Hypoglycemia: Hypoglycemia or low blood sugar, is a situation that can occur suddenly in people with Diabetes, especially if they use insulin or oral hypoglycemic agents, exercise a lot or eat less than instructed, causing their glycemia levels to drop below normal levels (less than 70mg/dl). Hypoglycemia symptoms are cold sweating, pale skin, headaches, unsuitable responses, excessive hunger, blurred and double vision, fast and strong heart beats, mood changes, tingling or numbness, lack of coordination, dizziness, confusion, shaking, somnolence, nervousness and fatigue, among others. If you have any of these symptoms you should act quickly to get your blood glucose level to rise to its normal level (70 mg/dl to 110 mg/dl) by ingesting fast absorption glucose sources such as glucose tablets or gels, candy, sugary drinks and sugar sachets, etc. When hypoglycemia or low blood sugar isn’t treated rapidly it can turn into a very dangerous situation that can cause unconsciousness, neurological damage and even death. Therefore, it’s very important for you to act immediately, as soon as you notice any of these symptoms, by ingesting fast absorption glucose sources, which every person with Diabetes should carry with them at all times, so this situation can be resolved quickly and easily.

Ketoacidosis: Ketoacidosis is a very dangerous situation that can occur when blood sugar levels rise above 240 mg/dl (Hyperglycemia or elevated blood glucose levels) causing certain poisonous substances called ketones to be present in the blood. This occurs most easily when people with Diabetes have the flu, a cold, fever or other infections. In these cases it’s very important to monitor your blood glucose levels (glycemia) and urine ketones (Ketonuria) more frequently. If you have urine ketones (Ketonuria) or blood ketones (Ketonemia), you should call your doctor immediately so he can give you the necessary recommendations to solve the problem. If your blood ketone levels are elevated (ketoacidosis) some symptoms or warning signs will appear such as excessive thirst (polydipsia), frequent urination (polyuria), deep and rapid breathing, breath that smells fruity, drowsiness, nausea, vomiting and weakness, among others. If you experience any of these symptoms it’s important to visit an emergency room immediately because ketoacidosis is a very serious condition which, if not treated early, can lead to death; but if it’s dealt with on time, doctors and nurses can solve this problem within a few hours.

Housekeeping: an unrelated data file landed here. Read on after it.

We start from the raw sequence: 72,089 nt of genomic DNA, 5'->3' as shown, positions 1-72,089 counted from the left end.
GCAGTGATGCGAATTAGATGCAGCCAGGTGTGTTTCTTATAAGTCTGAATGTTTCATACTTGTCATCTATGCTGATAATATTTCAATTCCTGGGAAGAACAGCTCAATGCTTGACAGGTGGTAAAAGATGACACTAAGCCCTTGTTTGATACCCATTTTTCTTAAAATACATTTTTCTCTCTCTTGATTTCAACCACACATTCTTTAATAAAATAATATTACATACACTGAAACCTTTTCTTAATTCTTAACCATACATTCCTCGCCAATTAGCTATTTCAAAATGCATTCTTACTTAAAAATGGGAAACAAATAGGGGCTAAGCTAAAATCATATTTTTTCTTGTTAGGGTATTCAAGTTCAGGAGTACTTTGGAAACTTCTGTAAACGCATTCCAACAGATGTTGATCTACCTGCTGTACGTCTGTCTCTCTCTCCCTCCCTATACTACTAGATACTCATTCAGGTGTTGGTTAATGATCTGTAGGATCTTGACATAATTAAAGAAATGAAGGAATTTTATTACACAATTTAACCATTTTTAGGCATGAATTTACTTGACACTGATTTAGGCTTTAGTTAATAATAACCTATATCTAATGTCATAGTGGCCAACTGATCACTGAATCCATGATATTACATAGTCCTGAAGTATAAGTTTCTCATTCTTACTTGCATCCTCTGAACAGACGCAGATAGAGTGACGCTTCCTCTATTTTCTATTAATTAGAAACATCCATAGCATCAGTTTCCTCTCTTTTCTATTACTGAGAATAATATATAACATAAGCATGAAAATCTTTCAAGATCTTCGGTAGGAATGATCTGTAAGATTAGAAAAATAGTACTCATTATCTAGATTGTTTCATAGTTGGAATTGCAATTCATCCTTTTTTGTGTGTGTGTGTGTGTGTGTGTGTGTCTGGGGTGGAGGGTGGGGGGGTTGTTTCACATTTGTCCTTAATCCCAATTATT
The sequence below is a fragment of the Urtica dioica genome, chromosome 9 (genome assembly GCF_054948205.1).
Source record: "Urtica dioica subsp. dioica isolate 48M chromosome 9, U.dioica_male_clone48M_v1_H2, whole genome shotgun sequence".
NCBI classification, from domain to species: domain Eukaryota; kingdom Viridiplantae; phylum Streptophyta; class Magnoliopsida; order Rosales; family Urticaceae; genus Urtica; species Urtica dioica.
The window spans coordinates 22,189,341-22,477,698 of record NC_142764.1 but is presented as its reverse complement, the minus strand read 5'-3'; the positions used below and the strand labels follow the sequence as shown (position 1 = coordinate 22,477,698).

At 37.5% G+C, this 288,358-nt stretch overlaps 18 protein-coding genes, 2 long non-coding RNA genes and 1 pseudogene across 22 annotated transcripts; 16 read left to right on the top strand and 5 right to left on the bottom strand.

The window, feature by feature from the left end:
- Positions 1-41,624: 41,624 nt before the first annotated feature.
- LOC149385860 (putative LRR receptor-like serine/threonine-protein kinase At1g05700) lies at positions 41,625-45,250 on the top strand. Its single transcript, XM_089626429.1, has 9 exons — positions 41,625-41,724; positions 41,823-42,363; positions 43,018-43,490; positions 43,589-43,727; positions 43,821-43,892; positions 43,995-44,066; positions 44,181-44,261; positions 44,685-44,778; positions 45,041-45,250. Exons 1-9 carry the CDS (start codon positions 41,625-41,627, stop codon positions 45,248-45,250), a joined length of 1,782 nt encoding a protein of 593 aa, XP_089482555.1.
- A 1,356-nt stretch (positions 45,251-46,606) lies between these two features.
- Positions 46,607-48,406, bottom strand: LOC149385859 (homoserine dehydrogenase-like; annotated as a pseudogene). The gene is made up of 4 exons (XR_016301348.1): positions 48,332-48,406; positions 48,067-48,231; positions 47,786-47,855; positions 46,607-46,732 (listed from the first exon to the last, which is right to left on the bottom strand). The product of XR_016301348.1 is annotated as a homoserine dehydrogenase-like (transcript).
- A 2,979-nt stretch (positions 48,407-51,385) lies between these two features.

It’s important for people with Diabetes to know what symptoms or warning signs of different situations may arise, to be able to deal with the problem in a timely manner so it doesn’t progress to more severe stages.

At Diabetes Up to Date we are committed to offer you all the knowledge you need to maintain optimal control of your blood glucose levels and Hemoglobin A1c at all times, and to gather all the skills that will allow you to detect and successfully solve any problems that may arise, so you can enjoy a healthy, productive and happy life.